While collaborative and open innovation is key to furthering the central tenets of Industry 4.0, it can be a difficult sell for sectors as intensely competitive as the biopharmaceutical space. Maintaining control over projects, guarding proprietary information, and affording stakeholders peace of mind regarding their data are all integral considerations that must be addressed, in order to make Biopharma 4.0 a feasible and more widely adopted initiative within the segment. Part of standardizing digitalization and digital transformation for biopharma hinges on establishing strategies that allow for the autonomy of individual organizations, while enabling mutually beneficial data sharing and interoperability between organizations.

For a strategy to be successful, it must be adopted by the entire industry, and the pharmaceutical industry is unlikely to ever adopt a single vendor’s solution for data exchange. Instead, individual players may consider focusing on adopting technologies that can be easily incorporated into their existing architectures. For Biopharma 4.0, Industrial Internet of Things (IIoT) protocols such as MQTT or Advanced Message Queuing Protocol (AMQP) should be important focus of an organization's digital strategy. Catalent is currently working to leverage MQTT to connect all its existing assets and applications into a single place. These initiatives will ensure that the company can scale its digital transformation efforts quickly across its network of more than 50 sites, and that it is ready to connect to clients’ digital systems as well.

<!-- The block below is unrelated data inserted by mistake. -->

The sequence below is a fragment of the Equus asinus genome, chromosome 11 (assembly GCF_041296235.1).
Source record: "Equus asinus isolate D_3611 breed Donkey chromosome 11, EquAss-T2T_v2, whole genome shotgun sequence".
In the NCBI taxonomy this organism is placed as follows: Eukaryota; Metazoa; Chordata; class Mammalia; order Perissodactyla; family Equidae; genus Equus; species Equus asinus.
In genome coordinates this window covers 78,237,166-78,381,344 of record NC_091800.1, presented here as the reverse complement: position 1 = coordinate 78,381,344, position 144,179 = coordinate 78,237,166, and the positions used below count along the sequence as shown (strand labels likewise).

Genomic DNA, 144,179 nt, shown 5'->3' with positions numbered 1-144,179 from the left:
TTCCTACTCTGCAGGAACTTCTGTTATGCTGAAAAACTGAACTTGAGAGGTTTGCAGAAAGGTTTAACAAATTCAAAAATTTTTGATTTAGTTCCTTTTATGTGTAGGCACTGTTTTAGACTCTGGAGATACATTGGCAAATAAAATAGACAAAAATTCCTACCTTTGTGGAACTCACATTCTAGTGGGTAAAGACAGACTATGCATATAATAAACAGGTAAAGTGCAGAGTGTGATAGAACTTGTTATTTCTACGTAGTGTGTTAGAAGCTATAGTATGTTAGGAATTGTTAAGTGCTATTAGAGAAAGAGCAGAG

Most of the bio/pharma companies and CDMOs that make up the present-day biopharmaceutical industry are at a relatively early stage of their digital transformation journey. For smaller companies, the ability to partner with a CDMO that can provide them insight into their product’s journey through features such as a web portal or other accessible, connected platforms, can be a critical advantage. CDMOs that can curate and contextualize data for their customers will also be afforded a distinct advantage in the greater market, as sponsors and CDMOs work to leverage the data to improve manufacturing processes and shorten time to market.

Embracing Change for Better Outcomes

Creating closed-loop systems that link CDMOs to their clients and the greater supply chain will be essential to coping with the uncertainties of the future. One of the biggest hurdles that sponsors and CDMOs can face in connecting data is in making the leap from laboratory to manufacturing scale. Ensuring that data is linked in a way that allows manufacturers to leverage early data to inform later large-scale processes represents just one of many crucial but often overlooked facets of pharmaceutical production. Additionally, the pursuit of Biopharma 4.0 represents an important opportunity for companies to create efficiencies that would otherwise be solved by increasing headcount, a difficult ask since recruitment, training, and retention of personnel with the right skill sets can be a challenge.